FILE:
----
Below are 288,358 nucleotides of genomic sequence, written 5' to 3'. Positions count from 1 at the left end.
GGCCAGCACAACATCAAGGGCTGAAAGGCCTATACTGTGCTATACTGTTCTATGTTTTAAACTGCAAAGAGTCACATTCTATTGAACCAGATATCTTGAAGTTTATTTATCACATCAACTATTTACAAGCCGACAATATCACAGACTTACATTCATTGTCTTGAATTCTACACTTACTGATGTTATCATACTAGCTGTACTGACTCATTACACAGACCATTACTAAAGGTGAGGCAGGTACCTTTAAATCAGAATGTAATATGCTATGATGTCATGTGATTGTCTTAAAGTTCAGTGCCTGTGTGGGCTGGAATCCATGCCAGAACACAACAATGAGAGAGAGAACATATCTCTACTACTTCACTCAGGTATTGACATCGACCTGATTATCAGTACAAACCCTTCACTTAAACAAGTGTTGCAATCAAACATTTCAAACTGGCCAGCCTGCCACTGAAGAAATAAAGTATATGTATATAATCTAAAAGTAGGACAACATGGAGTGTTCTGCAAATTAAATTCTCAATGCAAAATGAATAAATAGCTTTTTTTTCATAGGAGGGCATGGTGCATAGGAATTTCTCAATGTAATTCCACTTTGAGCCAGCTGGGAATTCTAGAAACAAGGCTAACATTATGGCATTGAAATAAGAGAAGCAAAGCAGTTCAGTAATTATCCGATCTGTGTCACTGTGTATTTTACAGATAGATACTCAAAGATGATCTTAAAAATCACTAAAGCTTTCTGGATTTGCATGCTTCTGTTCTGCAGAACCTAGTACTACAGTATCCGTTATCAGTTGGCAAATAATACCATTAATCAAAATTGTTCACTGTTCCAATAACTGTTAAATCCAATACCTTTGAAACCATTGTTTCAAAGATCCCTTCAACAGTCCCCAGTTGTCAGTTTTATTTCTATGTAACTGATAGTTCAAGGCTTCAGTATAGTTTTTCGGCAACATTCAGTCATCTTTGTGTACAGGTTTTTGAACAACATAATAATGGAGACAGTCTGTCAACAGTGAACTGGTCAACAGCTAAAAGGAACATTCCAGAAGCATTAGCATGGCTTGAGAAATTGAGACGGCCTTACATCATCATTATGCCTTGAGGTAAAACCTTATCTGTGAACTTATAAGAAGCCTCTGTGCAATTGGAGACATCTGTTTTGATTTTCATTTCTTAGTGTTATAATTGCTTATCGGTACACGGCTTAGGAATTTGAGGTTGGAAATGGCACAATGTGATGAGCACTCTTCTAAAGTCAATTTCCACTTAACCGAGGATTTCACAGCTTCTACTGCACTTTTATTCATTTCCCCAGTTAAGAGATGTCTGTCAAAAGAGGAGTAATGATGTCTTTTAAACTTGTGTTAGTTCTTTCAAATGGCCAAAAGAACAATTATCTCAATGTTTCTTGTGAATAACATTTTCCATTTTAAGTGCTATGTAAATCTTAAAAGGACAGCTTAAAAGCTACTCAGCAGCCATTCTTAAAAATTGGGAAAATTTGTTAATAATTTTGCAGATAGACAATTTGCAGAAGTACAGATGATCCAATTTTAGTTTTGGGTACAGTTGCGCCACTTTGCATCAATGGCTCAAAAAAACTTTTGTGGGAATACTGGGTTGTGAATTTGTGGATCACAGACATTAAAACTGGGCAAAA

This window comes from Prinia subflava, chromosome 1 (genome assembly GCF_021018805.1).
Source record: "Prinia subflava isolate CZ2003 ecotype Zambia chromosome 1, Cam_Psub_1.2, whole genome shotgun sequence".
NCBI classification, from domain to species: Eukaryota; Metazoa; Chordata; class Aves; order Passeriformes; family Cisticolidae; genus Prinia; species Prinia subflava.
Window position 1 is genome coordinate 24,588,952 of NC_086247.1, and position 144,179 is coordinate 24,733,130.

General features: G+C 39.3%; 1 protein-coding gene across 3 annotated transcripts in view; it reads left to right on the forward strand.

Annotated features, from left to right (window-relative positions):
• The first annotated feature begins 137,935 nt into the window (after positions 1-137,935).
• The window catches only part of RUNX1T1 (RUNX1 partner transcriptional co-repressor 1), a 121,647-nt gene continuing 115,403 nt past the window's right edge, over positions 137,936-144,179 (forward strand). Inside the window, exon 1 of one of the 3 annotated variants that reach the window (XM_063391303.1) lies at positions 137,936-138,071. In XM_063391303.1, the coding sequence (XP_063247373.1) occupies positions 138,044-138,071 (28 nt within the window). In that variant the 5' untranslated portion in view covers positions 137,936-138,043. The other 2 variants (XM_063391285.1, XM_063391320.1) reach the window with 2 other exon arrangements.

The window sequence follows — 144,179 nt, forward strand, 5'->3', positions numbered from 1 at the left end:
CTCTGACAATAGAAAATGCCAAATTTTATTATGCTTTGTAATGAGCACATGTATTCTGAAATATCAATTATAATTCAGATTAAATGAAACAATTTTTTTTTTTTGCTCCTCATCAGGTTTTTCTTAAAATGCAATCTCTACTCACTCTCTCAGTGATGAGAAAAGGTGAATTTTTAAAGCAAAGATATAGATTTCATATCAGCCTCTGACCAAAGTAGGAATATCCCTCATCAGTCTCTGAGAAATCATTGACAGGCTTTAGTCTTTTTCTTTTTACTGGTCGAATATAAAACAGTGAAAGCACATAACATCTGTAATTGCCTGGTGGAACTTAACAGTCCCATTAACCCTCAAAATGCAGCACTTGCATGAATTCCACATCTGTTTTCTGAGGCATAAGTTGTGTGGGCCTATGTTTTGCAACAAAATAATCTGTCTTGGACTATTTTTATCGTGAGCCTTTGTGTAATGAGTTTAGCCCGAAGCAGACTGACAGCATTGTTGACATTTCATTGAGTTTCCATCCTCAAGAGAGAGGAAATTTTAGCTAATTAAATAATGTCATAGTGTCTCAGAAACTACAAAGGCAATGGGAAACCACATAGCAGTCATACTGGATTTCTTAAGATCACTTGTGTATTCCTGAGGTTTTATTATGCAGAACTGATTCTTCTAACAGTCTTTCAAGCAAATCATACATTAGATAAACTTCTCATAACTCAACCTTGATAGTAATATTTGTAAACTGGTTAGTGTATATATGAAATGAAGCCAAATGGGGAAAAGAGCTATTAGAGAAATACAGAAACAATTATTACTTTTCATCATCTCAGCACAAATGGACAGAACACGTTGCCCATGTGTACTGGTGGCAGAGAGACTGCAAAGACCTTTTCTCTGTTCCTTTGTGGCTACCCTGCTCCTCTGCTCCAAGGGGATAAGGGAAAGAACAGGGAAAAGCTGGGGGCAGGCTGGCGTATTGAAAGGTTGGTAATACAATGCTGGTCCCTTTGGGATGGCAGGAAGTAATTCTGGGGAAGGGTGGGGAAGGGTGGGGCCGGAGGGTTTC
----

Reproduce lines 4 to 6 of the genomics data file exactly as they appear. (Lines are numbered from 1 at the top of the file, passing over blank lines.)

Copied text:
Source record: "Prinia subflava isolate CZ2003 ecotype Zambia chromosome 1, Cam_Psub_1.2, whole genome shotgun sequence".
NCBI classification, from domain to species: Eukaryota; Metazoa; Chordata; class Aves; order Passeriformes; family Cisticolidae; genus Prinia; species Prinia subflava.
Window position 1 is genome coordinate 24,588,952 of NC_086247.1, and position 144,179 is coordinate 24,733,130.